I was downtown recently and since I was in the neighbourhood, I decided to pop into Old City Hall. I wrote about this 1899 heritage building back in February 2016, but I hadn’t gone inside and considered that a serious omission.
Rumours about redevelopment of this building have been swirling for a while, and one of the stories has it being reincarnated as a shopping mall … because, you know … we apparently don’t have enough of them now.
In spite of being called Old City Hall, it is actually a provincial court house and I wondered whether I would even be allowed to go inside and just walk around.
I had my doubts, but I decided to give it a try. Obviously who would resist a blogger with a mission?
My optimism was short-lived.
As soon as I walked in the front doors, I was greeted by a security guard and a screening system similar to airport security – complete with an x-ray machine and metal detector.
The security guard was a very friendly guy … but no. I could not take any photos. I could walk around and look at the building all I wanted. But no. No camera. No photos.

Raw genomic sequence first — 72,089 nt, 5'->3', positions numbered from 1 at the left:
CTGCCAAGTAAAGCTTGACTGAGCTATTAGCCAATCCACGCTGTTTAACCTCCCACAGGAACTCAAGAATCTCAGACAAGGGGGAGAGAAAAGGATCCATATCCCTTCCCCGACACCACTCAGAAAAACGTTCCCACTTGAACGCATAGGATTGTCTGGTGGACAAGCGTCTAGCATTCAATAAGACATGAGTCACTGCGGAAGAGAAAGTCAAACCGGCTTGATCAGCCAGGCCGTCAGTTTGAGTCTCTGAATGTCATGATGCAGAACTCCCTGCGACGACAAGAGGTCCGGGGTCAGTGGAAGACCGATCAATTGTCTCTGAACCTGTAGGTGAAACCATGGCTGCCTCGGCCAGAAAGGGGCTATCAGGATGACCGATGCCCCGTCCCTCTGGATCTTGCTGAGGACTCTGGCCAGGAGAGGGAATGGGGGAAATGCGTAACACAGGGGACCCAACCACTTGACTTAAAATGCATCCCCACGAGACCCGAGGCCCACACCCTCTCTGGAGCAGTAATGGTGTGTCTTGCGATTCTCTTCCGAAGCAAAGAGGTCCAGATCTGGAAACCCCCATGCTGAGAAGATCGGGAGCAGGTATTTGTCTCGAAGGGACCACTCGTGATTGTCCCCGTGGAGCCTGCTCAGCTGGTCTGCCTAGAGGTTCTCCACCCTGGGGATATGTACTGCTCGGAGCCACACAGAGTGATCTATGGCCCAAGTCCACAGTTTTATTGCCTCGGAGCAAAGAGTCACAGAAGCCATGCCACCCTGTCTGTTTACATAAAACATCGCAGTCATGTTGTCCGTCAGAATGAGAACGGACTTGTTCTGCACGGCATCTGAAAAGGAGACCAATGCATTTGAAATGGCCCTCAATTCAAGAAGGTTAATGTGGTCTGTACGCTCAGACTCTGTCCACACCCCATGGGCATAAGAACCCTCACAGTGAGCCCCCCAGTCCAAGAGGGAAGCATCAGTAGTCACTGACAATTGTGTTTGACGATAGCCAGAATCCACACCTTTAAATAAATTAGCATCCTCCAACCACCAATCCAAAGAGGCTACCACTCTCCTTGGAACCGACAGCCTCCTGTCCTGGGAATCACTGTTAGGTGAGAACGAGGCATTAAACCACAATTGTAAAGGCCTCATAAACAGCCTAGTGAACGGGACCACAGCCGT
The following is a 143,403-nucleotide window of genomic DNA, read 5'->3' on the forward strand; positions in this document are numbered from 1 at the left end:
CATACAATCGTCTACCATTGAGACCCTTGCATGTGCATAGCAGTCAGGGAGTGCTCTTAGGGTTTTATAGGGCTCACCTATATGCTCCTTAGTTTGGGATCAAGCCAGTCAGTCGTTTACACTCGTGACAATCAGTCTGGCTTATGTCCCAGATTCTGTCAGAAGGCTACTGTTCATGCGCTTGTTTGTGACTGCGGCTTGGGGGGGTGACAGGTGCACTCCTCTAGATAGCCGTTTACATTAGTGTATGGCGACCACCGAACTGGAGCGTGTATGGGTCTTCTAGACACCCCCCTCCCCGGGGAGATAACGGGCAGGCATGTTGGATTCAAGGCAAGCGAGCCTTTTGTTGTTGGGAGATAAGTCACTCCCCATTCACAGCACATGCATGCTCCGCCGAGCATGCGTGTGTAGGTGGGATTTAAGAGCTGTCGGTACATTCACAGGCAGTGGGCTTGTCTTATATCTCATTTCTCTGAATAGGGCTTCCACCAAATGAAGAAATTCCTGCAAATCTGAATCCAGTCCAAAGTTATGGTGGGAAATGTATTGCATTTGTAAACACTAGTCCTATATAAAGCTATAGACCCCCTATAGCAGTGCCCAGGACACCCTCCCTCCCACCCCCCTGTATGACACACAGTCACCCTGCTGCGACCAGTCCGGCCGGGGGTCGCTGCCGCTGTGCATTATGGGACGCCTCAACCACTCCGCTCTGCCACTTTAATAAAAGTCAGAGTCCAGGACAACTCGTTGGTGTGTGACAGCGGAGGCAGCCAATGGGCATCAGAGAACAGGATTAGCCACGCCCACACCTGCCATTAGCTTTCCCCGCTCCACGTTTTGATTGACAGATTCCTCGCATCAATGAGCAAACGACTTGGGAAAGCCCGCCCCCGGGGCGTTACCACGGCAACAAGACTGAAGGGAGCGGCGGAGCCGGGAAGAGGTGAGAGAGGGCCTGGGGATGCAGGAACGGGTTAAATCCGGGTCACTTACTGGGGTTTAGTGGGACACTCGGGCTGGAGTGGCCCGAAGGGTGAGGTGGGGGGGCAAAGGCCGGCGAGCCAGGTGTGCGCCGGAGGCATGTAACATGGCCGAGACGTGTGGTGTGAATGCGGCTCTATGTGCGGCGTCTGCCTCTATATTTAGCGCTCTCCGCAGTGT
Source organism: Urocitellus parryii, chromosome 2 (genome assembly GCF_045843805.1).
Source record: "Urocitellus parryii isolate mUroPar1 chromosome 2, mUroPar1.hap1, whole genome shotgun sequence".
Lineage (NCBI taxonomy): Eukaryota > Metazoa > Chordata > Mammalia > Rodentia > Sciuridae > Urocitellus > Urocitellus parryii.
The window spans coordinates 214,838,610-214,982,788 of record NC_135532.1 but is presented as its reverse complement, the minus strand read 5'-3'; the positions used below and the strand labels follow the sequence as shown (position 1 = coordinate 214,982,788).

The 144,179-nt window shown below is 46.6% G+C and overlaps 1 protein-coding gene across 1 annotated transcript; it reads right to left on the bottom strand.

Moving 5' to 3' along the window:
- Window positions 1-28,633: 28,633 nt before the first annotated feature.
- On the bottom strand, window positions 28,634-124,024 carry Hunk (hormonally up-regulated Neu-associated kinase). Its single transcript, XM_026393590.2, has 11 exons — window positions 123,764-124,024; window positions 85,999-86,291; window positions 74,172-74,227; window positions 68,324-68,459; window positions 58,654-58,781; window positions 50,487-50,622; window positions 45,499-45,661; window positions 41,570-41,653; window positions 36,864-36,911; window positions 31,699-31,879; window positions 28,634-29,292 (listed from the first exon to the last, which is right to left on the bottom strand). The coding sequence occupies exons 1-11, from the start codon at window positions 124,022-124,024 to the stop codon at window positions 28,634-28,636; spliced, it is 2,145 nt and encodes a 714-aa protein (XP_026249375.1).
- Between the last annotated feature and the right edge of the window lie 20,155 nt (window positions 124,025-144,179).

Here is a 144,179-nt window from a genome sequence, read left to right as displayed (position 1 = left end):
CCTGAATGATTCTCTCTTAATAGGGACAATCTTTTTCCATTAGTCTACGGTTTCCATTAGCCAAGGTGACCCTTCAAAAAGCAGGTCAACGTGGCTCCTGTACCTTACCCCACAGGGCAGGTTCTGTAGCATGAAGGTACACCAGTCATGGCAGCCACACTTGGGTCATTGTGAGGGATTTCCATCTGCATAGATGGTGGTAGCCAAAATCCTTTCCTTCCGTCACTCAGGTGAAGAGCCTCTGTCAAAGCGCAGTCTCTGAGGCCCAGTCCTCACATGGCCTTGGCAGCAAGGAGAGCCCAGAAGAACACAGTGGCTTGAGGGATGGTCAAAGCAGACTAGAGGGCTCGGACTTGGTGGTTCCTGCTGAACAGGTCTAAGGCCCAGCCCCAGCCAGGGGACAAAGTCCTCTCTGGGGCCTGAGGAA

Then I had the brilliant idea of returning to Old City Hall this weekend for the Open Doors Toronto event. This is a special weekend once a year when buildings of interest around the city open their doors to the public for free and provide tours.
Surely they would allow photos to be taken during this event when the courts were not in session.
Well, hell. The answer was still no.
Just for the record, the inside of the building was stunning. It broke my heart not to be able to take even one little photo of the massive stained glass window lighting up the centre lobby.
The tiniest peak inside can be glimpsed through the window of the door above.
However, as a consolation prize, I managed to take photos of every single door in the main entrance before entering the building … and surprisingly, there were many. No expense was spared in putting doors on this place!
I even got a rare selfie.
Thursday Doors is a weekly photo feature hosted by Norm Frampton at Norm 2.0.